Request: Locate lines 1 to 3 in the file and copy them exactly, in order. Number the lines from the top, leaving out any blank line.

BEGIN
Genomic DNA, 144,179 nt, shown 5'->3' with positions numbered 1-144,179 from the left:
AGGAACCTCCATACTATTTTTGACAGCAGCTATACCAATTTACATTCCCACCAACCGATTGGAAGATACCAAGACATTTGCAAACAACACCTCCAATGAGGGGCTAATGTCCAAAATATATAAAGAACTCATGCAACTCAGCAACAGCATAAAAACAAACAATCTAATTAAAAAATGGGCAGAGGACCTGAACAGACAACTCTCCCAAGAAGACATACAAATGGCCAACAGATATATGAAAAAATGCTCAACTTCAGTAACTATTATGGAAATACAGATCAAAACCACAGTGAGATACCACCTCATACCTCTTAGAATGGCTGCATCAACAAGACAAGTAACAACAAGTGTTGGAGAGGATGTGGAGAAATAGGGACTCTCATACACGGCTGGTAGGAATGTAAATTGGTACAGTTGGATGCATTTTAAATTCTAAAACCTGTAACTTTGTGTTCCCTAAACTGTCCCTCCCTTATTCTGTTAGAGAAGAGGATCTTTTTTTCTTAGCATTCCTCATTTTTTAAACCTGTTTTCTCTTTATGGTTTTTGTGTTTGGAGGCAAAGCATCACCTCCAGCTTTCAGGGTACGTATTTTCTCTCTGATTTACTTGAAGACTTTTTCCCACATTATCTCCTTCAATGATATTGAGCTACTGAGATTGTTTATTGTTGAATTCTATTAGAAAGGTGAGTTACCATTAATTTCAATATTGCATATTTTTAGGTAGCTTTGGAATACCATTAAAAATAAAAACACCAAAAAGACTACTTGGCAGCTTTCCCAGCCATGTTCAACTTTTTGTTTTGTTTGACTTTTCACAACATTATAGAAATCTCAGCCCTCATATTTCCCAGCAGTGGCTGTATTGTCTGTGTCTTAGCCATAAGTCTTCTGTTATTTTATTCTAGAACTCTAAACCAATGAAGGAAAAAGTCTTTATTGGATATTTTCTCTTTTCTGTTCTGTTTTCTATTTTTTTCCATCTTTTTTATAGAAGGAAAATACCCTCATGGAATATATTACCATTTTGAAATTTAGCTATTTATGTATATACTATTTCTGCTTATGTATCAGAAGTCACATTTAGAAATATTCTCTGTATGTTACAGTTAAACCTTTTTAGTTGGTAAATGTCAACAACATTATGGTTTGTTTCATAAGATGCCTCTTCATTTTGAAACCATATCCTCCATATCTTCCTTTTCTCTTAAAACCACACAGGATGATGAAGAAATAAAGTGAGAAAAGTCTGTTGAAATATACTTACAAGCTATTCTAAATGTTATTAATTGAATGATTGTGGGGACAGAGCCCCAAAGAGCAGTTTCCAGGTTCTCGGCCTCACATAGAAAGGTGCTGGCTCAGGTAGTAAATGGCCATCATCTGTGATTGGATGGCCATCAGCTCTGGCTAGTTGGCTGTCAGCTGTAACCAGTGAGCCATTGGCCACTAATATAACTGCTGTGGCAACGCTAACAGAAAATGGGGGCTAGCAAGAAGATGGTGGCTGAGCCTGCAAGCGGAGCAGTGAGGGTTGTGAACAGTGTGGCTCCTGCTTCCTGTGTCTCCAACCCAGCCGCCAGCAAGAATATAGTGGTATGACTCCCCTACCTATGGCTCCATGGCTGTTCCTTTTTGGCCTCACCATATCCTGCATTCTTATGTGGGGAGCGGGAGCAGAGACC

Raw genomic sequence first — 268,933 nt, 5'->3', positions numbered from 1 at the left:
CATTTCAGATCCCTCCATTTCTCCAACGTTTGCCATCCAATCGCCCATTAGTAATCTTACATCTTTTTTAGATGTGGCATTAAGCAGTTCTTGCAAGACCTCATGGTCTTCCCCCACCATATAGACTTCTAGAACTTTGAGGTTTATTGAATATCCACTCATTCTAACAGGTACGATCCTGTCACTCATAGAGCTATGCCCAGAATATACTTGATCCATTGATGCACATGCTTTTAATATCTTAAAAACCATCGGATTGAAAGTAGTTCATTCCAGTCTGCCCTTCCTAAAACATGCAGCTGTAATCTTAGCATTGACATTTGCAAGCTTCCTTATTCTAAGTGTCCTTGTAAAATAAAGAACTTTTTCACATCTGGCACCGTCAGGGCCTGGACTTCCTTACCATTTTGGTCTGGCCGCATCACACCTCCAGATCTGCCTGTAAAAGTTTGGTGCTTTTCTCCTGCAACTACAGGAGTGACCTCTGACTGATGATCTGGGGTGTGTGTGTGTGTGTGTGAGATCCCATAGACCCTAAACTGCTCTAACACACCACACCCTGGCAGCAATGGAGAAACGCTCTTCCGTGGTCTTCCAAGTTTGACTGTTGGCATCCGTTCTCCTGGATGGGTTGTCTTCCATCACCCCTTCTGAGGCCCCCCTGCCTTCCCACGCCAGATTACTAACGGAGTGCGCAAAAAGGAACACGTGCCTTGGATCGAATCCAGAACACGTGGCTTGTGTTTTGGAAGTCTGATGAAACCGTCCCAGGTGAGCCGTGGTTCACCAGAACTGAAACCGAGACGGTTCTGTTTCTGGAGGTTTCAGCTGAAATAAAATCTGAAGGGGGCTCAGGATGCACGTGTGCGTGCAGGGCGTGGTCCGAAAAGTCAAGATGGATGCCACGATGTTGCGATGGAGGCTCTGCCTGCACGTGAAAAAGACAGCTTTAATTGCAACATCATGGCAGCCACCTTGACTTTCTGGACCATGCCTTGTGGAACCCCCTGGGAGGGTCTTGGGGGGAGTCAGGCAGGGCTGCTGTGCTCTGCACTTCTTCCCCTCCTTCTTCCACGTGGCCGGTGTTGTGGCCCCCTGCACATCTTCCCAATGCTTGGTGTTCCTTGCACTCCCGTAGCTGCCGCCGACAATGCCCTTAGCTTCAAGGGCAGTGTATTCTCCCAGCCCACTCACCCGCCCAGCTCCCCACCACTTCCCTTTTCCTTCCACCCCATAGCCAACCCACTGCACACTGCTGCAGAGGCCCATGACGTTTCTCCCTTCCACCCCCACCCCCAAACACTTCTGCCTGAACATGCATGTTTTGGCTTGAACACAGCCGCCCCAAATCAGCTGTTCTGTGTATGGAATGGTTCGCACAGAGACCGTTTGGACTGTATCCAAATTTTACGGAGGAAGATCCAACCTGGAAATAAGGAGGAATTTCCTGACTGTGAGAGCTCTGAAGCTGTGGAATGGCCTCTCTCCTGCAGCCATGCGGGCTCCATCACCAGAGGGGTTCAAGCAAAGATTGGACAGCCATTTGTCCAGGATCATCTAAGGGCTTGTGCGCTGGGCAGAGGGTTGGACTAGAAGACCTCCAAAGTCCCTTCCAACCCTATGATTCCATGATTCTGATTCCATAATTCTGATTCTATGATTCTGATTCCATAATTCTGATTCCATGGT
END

Genomic DNA, 144,179 nt, shown 5'->3' with positions numbered 1-144,179 from the left:
AGGAACCTCCATACTATTTTTGACAGCAGCTATACCAATTTACATTCCCACCAACCGATTGGAAGATACCAAGACATTTGCAAACAACACCTCCAATGAGGGGCTAATGTCCAAAATATATAAAGAACTCATGCAACTCAGCAACAGCATAAAAACAAACAATCTAATTAAAAAATGGGCAGAGGACCTGAACAGACAACTCTCCCAAGAAGACATACAAATGGCCAACAGATATATGAAAAAATGCTCAACTTCAGTAACTATTATGGAAATACAGATCAAAACCACAGTGAGATACCACCTCATACCTCTTAGAATGGCTGCATCAACAAGACAAGTAACAACAAGTGTTGGAGAGGATGTGGAGAAATAGGGACTCTCATACACGGCTGGTAGGAATGTAAATTGGTACAGTTGGATGCATTTTAAATTCTAAAACCTGTAACTTTGTGTTCCCTAAACTGTCCCTCCCTTATTCTGTTAGAGAAGAGGATCTTTTTTTCTTAGCATTCCTCATTTTTTAAACCTGTTTTCTCTTTATGGTTTTTGTGTTTGGAGGCAAAGCATCACCTCCAGCTTTCAGGGTACGTATTTTCTCTCTGATTTACTTGAAGACTTTTTCCCACATTATCTCCTTCAATGATATTGAGCTACTGAGATTGTTTATTGTTGAATTCTATTAGAAAGGTGAGTTACCATTAATTTCAATATTGCATATTTTTAGGTAGCTTTGGAATACCATTAAAAATAAAAACACCAAAAAGACTACTTGGCAGCTTTCCCAGCCATGTTCAACTTTTTGTTTTGTTTGACTTTTCACAACATTATAGAAATCTCAGCCCTCATATTTCCCAGCAGTGGCTGTATTGTCTGTGTCTTAGCCATAAGTCTTCTGTTATTTTATTCTAGAACTCTAAACCAATGAAGGAAAAAGTCTTTATTGGATATTTTCTCTTTTCTGTTCTGTTTTCTATTTTTTTCCATCTTTTTTATAGAAGGAAAATACCCTCATGGAATATATTACCATTTTGAAATTTAGCTATTTATGTATATACTATTTCTGCTTATGTATCAGAAGTCACATTTAGAAATATTCTCTGTATGTTACAGTTAAACCTTTTTAGTTGGTAAATGTCAACAACATTATGGTTTGTTTCATAAGATGCCTCTTCATTTTGAAACCATATCCTCCATATCTTCCTTTTCTCTTAAAACCACACAGGATGATGAAGAAATAAAGTGAGAAAAGTCTGTTGAAATATACTTACAAGCTATTCTAAATGTTATTAATTGAATGATTGTGGGGACAGAGCCCCAAAGAGCAGTTTCCAGGTTCTCGGCCTCACATAGAAAGGTGCTGGCTCAGGTAGTAAATGGCCATCATCTGTGATTGGATGGCCATCAGCTCTGGCTAGTTGGCTGTCAGCTGTAACCAGTGAGCCATTGGCCACTAATATAACTGCTGTGGCAACGCTAACAGAAAATGGGGGCTAGCAAGAAGATGGTGGCTGAGCCTGCAAGCGGAGCAGTGAGGGTTGTGAACAGTGTGGCTCCTGCTTCCTGTGTCTCCAACCCAGCCGCCAGCAAGAATATAGTGGTATGACTCCCCTACCTATGGCTCCATGGCTGTTCCTTTTTGGCCTCACCATATCCTGCATTCTTATGTGGGGAGCGGGAGCAGAGACC

Raw genomic sequence first — 268,933 nt, 5'->3', positions numbered from 1 at the left: